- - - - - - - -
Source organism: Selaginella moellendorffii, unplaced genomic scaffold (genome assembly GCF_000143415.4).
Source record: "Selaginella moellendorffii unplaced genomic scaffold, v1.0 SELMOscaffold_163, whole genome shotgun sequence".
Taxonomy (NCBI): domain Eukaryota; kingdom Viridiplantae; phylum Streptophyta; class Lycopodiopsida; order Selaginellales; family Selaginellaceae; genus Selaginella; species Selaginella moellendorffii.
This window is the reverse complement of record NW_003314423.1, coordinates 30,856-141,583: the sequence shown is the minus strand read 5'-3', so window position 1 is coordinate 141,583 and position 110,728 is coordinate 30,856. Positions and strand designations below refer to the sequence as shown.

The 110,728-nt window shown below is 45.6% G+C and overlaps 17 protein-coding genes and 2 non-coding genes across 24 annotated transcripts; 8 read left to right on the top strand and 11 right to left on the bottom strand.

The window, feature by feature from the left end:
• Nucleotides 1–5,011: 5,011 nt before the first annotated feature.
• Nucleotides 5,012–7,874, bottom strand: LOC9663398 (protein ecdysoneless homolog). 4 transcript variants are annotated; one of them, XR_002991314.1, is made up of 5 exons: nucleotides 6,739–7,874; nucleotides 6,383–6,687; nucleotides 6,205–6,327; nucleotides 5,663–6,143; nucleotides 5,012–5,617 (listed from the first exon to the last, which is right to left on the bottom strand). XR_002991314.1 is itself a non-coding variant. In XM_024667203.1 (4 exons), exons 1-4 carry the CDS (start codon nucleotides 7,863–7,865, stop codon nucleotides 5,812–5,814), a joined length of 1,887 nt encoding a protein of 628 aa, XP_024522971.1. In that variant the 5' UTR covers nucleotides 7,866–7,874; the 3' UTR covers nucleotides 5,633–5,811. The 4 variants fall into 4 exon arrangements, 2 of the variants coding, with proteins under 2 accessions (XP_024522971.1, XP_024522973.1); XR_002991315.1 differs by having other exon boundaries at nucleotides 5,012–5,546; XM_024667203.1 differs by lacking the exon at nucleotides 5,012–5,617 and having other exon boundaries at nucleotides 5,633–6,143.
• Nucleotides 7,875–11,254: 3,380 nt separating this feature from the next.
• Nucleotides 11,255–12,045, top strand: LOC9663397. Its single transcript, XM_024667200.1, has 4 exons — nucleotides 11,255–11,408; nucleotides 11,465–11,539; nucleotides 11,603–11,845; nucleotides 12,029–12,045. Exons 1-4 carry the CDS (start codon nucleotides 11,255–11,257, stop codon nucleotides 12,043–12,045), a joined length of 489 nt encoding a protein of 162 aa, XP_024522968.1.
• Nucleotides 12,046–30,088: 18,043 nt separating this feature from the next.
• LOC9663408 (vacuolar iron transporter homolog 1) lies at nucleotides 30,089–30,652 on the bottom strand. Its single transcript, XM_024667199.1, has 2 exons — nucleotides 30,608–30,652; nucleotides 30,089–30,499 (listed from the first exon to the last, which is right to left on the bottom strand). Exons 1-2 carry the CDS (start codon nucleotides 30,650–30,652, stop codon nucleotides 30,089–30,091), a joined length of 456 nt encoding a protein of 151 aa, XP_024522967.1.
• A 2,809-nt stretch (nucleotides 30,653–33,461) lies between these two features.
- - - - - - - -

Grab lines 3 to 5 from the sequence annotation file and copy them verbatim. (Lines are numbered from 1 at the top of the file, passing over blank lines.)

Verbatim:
Taxonomy (NCBI): domain Eukaryota; kingdom Viridiplantae; phylum Streptophyta; class Lycopodiopsida; order Selaginellales; family Selaginellaceae; genus Selaginella; species Selaginella moellendorffii.
This window is the reverse complement of record NW_003314423.1, coordinates 30,856-141,583: the sequence shown is the minus strand read 5'-3', so window position 1 is coordinate 141,583 and position 110,728 is coordinate 30,856. Positions and strand designations below refer to the sequence as shown.

The 110,728-nt window shown below is 45.6% G+C and overlaps 17 protein-coding genes and 2 non-coding genes across 24 annotated transcripts; 8 read left to right on the top strand and 11 right to left on the bottom strand.